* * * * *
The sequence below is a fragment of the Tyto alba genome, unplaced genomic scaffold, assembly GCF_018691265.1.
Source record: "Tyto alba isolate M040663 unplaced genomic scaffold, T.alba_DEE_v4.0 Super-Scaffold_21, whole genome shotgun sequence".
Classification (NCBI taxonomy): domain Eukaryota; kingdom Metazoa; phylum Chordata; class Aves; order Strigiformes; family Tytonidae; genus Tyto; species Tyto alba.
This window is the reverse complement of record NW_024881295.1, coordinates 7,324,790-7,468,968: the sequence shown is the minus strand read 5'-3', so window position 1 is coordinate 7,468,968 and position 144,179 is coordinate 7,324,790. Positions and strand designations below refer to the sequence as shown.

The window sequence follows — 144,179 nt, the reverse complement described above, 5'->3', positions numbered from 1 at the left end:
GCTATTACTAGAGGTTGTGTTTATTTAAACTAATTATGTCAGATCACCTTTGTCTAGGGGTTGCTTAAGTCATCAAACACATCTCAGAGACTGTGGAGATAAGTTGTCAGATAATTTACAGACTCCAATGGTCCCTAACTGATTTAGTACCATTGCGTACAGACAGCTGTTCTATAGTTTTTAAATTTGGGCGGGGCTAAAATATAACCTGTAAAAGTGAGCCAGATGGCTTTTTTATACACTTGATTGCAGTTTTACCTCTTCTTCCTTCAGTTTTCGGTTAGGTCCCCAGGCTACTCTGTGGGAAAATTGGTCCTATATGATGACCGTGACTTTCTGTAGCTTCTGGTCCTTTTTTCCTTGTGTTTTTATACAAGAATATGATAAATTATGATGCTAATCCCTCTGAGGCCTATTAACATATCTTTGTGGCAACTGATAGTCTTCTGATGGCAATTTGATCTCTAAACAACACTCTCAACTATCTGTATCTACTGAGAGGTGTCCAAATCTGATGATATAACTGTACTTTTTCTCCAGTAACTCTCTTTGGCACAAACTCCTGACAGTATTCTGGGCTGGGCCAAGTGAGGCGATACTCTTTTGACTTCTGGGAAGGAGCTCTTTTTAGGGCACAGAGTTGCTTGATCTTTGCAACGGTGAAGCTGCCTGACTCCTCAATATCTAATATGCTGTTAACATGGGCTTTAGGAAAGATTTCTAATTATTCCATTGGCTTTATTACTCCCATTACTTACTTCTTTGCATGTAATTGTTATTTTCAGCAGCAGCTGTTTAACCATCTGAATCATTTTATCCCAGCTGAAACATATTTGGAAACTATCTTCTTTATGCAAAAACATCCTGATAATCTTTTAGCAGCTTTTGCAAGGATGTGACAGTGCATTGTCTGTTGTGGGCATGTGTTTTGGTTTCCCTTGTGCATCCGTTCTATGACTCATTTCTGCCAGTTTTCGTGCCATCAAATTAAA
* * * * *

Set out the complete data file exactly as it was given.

The sequence below is a fragment of the Tyto alba genome, unplaced genomic scaffold, assembly GCF_018691265.1.
Source record: "Tyto alba isolate M040663 unplaced genomic scaffold, T.alba_DEE_v4.0 Super-Scaffold_21, whole genome shotgun sequence".
Classification (NCBI taxonomy): domain Eukaryota; kingdom Metazoa; phylum Chordata; class Aves; order Strigiformes; family Tytonidae; genus Tyto; species Tyto alba.
This window is the reverse complement of record NW_024881295.1, coordinates 7,324,790-7,468,968: the sequence shown is the minus strand read 5'-3', so window position 1 is coordinate 7,468,968 and position 144,179 is coordinate 7,324,790. Positions and strand designations below refer to the sequence as shown.

The window sequence follows — 144,179 nt, the reverse complement described above, 5'->3', positions numbered from 1 at the left end:
GCTATTACTAGAGGTTGTGTTTATTTAAACTAATTATGTCAGATCACCTTTGTCTAGGGGTTGCTTAAGTCATCAAACACATCTCAGAGACTGTGGAGATAAGTTGTCAGATAATTTACAGACTCCAATGGTCCCTAACTGATTTAGTACCATTGCGTACAGACAGCTGTTCTATAGTTTTTAAATTTGGGCGGGGCTAAAATATAACCTGTAAAAGTGAGCCAGATGGCTTTTTTATACACTTGATTGCAGTTTTACCTCTTCTTCCTTCAGTTTTCGGTTAGGTCCCCAGGCTACTCTGTGGGAAAATTGGTCCTATATGATGACCGTGACTTTCTGTAGCTTCTGGTCCTTTTTTCCTTGTGTTTTTATACAAGAATATGATAAATTATGATGCTAATCCCTCTGAGGCCTATTAACATATCTTTGTGGCAACTGATAGTCTTCTGATGGCAATTTGATCTCTAAACAACACTCTCAACTATCTGTATCTACTGAGAGGTGTCCAAATCTGATGATATAACTGTACTTTTTCTCCAGTAACTCTCTTTGGCACAAACTCCTGACAGTATTCTGGGCTGGGCCAAGTGAGGCGATACTCTTTTGACTTCTGGGAAGGAGCTCTTTTTAGGGCACAGAGTTGCTTGATCTTTGCAACGGTGAAGCTGCCTGACTCCTCAATATCTAATATGCTGTTAACATGGGCTTTAGGAAAGATTTCTAATTATTCCATTGGCTTTATTACTCCCATTACTTACTTCTTTGCATGTAATTGTTATTTTCAGCAGCAGCTGTTTAACCATCTGAATCATTTTATCCCAGCTGAAACATATTTGGAAACTATCTTCTTTATGCAAAAACATCCTGATAATCTTTTAGCAGCTTTTGCAAGGATGTGACAGTGCATTGTCTGTTGTGGGCATGTGTTTTGGTTTCCCTTGTGCATCCGTTCTATGACTCATTTCTGCCAGTTTTCGTGCCATCAAATTAAA